On the Water
When the wind was up the waves came in with a force on Lazy Beach. Going out into the surf further than I could touch bottom scared me, and I didn't always feel like braving the pounding, especially by myself. Later in the week, after a hot day of zapping heat I worked up the nerve to join a bunch of Russian kids jumping in the washing machine waves and I was suddenly revitalized, laughing and playing alongside them. I stayed in there until sundown, getting pummelled with water and sand and smacked around, still ready for more.
After days of taking turns postponing leaving with my German friend Rafael, the planned day of departure, Sunday, marked a change from the heat and sun, with a gloomy look reminiscent of the English moors – for me a welcome change. As much as I love being warm, I don't like intense sun, and this dull day felt like a total relief. The sky was light grey with darker grey clouds, the sea stormy and the air full of wind and rain. At times like this the landscape seemed charged with anticipation – entrancing to sit and stare out at, waiting for something to happen. It felt much more pleasant than the deceptively sweet calm sunny days when the light reflected diamond patterns clear through the water on to the sandy bottom, and the sunbeams cooked my head and body, sucking out all the energy in the time it took to walk down the beach and back. I was in no hurry to leave this lazy beach, despite the rain that was on its way.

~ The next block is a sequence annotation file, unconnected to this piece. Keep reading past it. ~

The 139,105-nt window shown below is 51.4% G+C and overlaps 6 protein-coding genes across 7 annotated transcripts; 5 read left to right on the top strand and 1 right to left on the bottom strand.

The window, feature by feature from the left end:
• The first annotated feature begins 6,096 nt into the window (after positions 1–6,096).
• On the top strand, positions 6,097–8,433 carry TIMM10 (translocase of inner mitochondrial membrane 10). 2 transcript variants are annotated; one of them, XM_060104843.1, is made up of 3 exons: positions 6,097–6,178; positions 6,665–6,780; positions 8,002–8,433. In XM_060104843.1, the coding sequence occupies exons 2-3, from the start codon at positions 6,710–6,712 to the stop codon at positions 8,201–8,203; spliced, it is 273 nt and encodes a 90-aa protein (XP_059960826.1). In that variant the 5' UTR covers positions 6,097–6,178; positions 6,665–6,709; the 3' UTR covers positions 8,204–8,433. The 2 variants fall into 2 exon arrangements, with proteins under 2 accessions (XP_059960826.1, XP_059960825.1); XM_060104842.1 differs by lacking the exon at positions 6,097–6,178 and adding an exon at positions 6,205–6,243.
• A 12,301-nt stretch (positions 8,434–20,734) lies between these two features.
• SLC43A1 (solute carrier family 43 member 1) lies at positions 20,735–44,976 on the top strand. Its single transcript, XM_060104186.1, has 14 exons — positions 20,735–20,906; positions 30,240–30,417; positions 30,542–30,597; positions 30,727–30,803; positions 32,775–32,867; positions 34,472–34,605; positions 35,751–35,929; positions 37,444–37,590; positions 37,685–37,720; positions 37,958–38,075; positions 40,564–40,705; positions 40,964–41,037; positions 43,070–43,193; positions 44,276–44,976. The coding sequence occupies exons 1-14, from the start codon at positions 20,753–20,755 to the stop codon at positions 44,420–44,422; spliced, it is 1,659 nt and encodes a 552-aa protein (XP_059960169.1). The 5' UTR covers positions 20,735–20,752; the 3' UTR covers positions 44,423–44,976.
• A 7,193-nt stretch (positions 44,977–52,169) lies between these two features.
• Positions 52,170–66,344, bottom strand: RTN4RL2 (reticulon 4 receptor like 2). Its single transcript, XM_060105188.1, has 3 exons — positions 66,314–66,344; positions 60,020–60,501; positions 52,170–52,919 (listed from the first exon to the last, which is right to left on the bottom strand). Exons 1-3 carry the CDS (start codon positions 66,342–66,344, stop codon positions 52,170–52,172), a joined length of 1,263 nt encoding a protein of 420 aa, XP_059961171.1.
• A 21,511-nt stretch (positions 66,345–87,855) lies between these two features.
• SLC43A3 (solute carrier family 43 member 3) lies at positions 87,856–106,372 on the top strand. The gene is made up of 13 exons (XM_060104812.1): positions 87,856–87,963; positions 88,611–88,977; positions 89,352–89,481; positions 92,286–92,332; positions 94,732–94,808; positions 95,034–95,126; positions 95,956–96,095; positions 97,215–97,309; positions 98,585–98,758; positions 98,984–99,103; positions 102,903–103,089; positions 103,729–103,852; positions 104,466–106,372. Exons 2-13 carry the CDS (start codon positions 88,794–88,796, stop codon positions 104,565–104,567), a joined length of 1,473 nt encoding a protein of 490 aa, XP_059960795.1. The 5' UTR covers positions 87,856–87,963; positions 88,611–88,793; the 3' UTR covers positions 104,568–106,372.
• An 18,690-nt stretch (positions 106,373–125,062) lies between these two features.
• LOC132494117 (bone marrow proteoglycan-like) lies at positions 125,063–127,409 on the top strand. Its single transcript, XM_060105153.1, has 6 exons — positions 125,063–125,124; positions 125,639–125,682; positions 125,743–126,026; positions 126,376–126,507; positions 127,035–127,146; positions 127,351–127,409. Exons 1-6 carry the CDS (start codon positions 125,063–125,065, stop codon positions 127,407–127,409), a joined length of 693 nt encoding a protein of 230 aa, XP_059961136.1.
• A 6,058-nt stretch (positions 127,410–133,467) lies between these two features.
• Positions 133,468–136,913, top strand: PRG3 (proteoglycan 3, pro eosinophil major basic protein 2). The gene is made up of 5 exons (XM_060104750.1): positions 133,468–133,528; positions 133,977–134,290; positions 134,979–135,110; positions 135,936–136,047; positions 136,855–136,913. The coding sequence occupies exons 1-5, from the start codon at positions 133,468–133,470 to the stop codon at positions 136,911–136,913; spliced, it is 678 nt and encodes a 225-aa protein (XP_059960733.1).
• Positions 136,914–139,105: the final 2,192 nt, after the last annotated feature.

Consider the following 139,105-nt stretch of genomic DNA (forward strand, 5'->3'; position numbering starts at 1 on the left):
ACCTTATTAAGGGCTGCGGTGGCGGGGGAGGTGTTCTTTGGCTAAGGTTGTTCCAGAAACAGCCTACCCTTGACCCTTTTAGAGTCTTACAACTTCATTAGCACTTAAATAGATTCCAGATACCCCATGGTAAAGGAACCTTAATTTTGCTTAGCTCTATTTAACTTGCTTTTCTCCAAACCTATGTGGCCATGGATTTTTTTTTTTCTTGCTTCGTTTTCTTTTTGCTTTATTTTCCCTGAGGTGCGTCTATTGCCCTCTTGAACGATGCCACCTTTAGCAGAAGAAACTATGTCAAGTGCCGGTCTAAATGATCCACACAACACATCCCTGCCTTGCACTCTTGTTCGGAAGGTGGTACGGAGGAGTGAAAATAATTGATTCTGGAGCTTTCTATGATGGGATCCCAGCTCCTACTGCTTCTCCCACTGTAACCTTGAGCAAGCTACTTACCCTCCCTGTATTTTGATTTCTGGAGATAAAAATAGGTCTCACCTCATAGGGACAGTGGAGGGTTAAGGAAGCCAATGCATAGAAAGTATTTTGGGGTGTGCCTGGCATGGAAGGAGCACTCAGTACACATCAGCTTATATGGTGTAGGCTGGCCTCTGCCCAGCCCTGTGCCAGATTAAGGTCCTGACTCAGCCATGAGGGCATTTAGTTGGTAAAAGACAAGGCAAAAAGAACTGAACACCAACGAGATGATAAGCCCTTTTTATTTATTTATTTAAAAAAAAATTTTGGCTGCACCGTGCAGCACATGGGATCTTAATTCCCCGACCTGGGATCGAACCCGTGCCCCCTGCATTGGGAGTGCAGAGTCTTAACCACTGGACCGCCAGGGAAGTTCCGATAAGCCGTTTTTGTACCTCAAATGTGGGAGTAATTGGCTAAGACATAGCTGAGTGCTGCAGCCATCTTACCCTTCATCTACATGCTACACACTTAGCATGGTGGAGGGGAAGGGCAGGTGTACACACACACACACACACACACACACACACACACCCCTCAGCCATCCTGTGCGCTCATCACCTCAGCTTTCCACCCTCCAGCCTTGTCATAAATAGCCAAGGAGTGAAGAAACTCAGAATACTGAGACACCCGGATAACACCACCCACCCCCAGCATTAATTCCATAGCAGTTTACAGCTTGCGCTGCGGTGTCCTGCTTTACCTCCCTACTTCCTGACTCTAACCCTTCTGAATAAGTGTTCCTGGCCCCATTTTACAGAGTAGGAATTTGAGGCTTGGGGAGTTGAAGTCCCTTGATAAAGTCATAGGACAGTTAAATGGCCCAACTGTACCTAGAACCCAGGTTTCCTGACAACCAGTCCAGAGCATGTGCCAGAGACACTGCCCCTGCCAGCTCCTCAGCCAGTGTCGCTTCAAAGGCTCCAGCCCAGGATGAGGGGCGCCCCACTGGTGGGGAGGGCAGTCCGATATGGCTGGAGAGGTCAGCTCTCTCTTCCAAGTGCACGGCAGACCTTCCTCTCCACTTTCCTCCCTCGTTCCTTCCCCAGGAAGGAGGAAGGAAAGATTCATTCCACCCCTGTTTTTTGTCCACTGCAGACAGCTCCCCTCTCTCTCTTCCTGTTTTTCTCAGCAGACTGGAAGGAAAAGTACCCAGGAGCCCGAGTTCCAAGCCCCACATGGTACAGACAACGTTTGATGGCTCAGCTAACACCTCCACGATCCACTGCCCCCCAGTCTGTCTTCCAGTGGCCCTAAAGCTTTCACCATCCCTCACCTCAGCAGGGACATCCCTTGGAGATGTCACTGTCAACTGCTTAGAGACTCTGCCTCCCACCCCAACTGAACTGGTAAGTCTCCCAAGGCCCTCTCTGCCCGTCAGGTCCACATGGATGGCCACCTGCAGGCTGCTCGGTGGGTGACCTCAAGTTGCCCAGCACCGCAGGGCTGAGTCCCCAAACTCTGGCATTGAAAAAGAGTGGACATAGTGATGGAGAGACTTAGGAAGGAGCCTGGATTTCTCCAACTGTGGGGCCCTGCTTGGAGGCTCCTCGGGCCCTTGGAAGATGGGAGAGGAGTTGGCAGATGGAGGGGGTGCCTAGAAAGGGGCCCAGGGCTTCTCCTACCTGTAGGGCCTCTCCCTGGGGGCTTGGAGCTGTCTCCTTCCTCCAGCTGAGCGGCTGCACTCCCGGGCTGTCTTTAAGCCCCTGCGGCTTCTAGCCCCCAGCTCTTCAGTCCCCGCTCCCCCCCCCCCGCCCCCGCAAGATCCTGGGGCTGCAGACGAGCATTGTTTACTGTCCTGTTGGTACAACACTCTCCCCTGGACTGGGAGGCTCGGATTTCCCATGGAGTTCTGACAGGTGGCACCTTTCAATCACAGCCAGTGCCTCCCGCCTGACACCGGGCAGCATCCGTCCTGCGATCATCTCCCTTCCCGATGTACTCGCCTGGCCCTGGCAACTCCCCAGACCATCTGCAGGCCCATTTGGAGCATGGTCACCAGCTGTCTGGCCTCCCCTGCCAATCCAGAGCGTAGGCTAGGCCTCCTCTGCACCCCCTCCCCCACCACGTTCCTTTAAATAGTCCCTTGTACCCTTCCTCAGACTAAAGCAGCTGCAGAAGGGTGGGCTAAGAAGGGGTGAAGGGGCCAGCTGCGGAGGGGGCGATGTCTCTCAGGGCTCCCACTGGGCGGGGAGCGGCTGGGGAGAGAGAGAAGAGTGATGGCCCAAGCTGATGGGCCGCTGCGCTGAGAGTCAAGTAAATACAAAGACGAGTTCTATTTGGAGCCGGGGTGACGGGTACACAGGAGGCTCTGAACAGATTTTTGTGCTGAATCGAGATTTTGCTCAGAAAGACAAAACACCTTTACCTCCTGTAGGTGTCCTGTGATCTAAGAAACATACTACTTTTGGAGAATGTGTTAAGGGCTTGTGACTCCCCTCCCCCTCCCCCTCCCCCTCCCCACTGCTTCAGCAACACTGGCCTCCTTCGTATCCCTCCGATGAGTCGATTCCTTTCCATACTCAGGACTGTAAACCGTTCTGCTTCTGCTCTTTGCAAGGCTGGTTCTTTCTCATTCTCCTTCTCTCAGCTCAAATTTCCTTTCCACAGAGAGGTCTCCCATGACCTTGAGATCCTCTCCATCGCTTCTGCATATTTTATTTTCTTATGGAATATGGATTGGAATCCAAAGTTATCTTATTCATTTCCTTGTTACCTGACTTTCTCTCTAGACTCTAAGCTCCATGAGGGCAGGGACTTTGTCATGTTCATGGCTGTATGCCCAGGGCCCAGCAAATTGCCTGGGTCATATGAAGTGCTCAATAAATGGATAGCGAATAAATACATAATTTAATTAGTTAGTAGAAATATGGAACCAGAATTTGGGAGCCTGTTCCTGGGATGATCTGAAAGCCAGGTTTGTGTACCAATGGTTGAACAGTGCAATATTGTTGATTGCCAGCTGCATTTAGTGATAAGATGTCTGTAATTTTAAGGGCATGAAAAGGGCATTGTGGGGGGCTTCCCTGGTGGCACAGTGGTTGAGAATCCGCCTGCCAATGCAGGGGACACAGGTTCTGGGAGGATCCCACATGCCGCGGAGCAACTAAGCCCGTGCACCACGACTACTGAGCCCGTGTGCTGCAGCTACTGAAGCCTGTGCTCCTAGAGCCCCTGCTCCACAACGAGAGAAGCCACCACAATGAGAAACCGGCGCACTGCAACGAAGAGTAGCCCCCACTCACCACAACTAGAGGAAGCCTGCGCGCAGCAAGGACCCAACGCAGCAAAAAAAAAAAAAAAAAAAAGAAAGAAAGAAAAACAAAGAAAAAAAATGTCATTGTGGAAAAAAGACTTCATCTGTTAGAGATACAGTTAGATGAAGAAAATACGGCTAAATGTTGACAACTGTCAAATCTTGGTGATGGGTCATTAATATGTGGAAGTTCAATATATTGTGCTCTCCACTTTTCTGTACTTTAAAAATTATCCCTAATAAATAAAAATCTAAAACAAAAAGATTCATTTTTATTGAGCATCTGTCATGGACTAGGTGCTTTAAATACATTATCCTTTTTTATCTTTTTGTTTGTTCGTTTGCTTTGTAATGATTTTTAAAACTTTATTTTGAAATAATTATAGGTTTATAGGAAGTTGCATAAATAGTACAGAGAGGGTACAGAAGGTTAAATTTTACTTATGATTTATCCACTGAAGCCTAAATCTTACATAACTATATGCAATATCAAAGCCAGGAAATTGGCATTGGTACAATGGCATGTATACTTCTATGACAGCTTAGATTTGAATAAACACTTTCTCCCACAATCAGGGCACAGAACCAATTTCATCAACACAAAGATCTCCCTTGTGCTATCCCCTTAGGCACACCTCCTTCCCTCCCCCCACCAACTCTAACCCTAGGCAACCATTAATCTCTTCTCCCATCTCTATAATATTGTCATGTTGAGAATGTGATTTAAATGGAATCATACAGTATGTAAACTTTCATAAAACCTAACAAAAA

On the Wildlife
At a distance I watched a family of country monkeys sit in a tree near the beach – so unlike their urban cousins that they didn't even try to steal or eat my clothes, sunglasses and binoculars when I went in for a swim.
Closer up, I saw a big fat jungle rat trying to scramble its way out of the bathroom when I opened the door. I took a look around and found what it had been up to, besides crapping on the floor, was gnawing on my soap. Nice fancy natural soap that I had just got delivered from home, it was clearly appealing to a whole range of species. I had noticed the soap lid on the floor that morning, but I hadn't thought anything of it. The next morning the tightly closed soap dish was cracked and chewed but still sealed, lying on the floor surrounded by a pile of frustrated rat droppings. It made me wonder, how do you clean rat germs off soap?
Closer still, I learned the importance of shaking out my pants before putting them on in the jungle. I had grabbed my full-length nylon pants before dinner in what turned out to be an unwise method to avoid mosquito bites. I thought I felt something moving in my pocket and I shook out the pants with no results, but felt a skoosh of air up the middle when I sat back down. It seemed calm until a few minutes later when I felt something brushing my ankle. I saw dark tentacles sticking out and I jumped up, promptly getting rewarded with a nasty pinch up my calf. I danced around in the restaurant until a long brown centipede crawled off my pants and disappeared between the wooden floor planks below. After that I felt my calf burning and phantom things crawling in the folds of my pants all the way through dinner. Waves of burning heat instead of cool water, stimulating in their own way.